4. “Small” Breach; Huge Costs. The UMASS Amherst breach resulted in less than 1,700 records being accessed. Relatively speaking, this is a small breach when considering the number of records. But the costs for the school are anything but small.
a. Financial. $650,000. That is a lot of money. But it is not the only financial expense. The school will have to implement a variety of changes to its compliance program that will also cost money, not to mention the time and resources to complete the tasks assigned. Included in the OCR’s Correction Action Plan are the requirements to conduct a security risk analysis, develop a risk management plan, develop new policies and procedures, and conduct employee training. These can be significant undertakings representing a large operational cost which was likely not in anyone’s budget. Better to plan and save for such expenses versus having them heaped on you.
IMPORTANT REMINDER: This is also a great opportunity to remind you to read your cyber insurance policies carefully to ensure regulatory actions (like this one by OCR) are covered. Often lawsuits and regulatory actions are treated differently under such policies. So, while I often recommend cyber insurance as part of your risk management tool box, you do need to do your homework on what is covered.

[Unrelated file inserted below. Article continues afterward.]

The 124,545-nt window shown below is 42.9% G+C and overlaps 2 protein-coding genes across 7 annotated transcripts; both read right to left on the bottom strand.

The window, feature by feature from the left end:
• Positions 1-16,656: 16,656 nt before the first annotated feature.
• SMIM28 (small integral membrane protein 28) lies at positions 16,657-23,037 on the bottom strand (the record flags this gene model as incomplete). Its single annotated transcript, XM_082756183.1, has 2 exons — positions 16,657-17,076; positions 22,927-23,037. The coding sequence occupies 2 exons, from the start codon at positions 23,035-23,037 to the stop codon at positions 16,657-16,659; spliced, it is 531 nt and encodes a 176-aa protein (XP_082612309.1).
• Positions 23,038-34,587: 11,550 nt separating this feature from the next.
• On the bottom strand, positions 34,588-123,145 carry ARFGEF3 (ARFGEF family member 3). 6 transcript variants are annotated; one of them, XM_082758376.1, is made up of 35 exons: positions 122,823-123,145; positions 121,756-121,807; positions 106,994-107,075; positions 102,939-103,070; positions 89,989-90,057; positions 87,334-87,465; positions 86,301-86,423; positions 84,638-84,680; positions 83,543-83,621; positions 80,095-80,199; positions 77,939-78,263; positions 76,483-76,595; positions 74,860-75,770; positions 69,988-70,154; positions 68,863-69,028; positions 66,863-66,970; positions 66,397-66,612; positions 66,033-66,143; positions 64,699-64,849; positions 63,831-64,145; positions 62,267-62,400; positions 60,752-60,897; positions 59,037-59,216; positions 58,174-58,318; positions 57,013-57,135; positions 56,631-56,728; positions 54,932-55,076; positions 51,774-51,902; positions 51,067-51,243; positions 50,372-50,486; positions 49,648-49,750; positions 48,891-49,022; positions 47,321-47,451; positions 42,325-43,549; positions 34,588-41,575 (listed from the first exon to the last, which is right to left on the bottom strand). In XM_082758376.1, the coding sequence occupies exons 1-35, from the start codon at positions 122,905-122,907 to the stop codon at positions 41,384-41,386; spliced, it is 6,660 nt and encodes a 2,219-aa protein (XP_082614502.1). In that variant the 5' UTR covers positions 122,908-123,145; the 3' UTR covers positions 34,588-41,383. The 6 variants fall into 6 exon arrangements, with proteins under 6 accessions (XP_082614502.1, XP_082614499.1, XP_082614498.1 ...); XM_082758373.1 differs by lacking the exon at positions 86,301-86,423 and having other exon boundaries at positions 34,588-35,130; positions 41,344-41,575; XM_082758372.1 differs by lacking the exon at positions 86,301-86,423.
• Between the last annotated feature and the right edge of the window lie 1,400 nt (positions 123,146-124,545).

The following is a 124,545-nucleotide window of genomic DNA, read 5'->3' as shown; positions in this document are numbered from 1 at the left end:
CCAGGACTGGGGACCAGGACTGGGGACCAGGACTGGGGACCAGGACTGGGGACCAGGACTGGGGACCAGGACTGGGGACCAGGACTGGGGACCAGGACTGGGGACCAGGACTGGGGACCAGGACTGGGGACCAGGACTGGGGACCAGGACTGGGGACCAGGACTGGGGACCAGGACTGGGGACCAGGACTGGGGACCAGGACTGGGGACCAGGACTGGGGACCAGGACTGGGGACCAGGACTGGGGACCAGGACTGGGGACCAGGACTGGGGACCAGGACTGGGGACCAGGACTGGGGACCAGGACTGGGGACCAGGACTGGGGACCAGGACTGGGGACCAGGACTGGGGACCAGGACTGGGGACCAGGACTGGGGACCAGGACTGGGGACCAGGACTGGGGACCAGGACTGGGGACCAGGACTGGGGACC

b. Reputational. A data breach never looks good, but it can be especially bad when basic protections and compliance steps are overlooked. Education and healthcare are two sectors in which we expect a commitment to privacy and security, especially when it comes to our children’s information. Such a breach can damage students’ trust, as well as that of their parents. Furthermore, when a federal agency issues a public report, details you may not want released can become public. For example, according to the OCR’s press release, the amount of $650,000 was set based on “the fact that the university operated at a financial loss in 2015.” While I suppose there is good news in that the fine could have been more, it surely is not outweighed by having such news shared this way.
As the year draws to a close, it is the perfect time to assess your data governance planning and make sure you have room in the budget to improve in 2017. The risk is ever-present. What you do today can save you time, money and so much more tomorrow. (Or, maybe $650,000 is “small breach” chump change for you and your business.)